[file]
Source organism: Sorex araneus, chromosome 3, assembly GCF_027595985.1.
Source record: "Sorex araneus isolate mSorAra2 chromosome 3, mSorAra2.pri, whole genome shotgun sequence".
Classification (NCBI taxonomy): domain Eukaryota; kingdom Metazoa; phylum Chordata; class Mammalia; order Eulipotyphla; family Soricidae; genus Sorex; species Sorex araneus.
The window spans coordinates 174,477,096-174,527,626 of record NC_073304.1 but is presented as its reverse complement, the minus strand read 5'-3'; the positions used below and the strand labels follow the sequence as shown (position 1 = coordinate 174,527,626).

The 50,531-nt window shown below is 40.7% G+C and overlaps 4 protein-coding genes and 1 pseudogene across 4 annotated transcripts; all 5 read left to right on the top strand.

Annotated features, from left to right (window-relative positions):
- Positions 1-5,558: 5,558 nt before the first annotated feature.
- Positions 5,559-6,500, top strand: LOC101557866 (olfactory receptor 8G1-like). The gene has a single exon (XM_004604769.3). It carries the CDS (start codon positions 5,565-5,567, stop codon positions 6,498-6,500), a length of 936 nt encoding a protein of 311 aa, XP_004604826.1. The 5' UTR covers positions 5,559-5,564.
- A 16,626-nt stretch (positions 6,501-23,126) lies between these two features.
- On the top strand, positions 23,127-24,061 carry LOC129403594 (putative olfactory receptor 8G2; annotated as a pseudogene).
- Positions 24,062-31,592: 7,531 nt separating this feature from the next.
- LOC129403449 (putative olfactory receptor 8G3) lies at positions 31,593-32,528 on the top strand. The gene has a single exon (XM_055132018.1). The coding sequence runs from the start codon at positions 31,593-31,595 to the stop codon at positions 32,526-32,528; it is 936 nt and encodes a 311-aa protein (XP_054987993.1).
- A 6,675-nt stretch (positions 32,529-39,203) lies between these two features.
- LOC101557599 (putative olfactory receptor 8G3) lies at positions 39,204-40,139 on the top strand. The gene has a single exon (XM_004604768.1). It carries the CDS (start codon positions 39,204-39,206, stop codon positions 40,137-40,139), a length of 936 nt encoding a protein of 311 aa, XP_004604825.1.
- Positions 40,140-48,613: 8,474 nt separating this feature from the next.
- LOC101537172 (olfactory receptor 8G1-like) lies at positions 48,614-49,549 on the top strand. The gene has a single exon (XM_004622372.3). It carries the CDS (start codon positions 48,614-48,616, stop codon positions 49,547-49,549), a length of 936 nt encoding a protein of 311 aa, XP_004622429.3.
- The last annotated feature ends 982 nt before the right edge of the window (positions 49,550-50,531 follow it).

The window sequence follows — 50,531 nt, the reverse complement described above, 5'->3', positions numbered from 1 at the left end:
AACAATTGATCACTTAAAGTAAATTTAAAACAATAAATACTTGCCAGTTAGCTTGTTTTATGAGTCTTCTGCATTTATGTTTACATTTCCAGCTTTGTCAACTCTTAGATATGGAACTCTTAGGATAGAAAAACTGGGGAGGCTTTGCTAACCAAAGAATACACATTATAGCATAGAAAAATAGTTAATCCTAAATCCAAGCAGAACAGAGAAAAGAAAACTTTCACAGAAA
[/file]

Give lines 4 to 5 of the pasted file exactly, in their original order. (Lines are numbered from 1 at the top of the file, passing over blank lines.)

The window spans coordinates 174,477,096-174,527,626 of record NC_073304.1 but is presented as its reverse complement, the minus strand read 5'-3'; the positions used below and the strand labels follow the sequence as shown (position 1 = coordinate 174,527,626).

The 50,531-nt window shown below is 40.7% G+C and overlaps 4 protein-coding genes and 1 pseudogene across 4 annotated transcripts; all 5 read left to right on the top strand.